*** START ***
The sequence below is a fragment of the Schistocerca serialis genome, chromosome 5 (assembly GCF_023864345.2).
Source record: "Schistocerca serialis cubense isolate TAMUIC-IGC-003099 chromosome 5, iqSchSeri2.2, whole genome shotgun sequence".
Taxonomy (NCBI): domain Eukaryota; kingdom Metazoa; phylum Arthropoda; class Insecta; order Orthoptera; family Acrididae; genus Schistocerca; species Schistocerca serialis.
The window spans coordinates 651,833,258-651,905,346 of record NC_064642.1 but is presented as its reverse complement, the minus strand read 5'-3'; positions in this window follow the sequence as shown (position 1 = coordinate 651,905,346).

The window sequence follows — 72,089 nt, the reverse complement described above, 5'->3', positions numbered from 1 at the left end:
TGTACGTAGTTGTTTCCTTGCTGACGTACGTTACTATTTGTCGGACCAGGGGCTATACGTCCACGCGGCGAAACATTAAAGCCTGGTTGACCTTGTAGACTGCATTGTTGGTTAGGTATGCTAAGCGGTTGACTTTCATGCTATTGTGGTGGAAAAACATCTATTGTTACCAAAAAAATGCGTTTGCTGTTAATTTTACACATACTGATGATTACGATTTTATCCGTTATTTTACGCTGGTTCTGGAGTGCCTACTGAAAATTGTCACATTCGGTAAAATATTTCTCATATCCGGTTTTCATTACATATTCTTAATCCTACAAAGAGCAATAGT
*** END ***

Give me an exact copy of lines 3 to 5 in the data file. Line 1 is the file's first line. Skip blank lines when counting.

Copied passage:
Taxonomy (NCBI): domain Eukaryota; kingdom Metazoa; phylum Arthropoda; class Insecta; order Orthoptera; family Acrididae; genus Schistocerca; species Schistocerca serialis.
The window spans coordinates 651,833,258-651,905,346 of record NC_064642.1 but is presented as its reverse complement, the minus strand read 5'-3'; positions in this window follow the sequence as shown (position 1 = coordinate 651,905,346).

The window sequence follows — 72,089 nt, the reverse complement described above, 5'->3', positions numbered from 1 at the left end: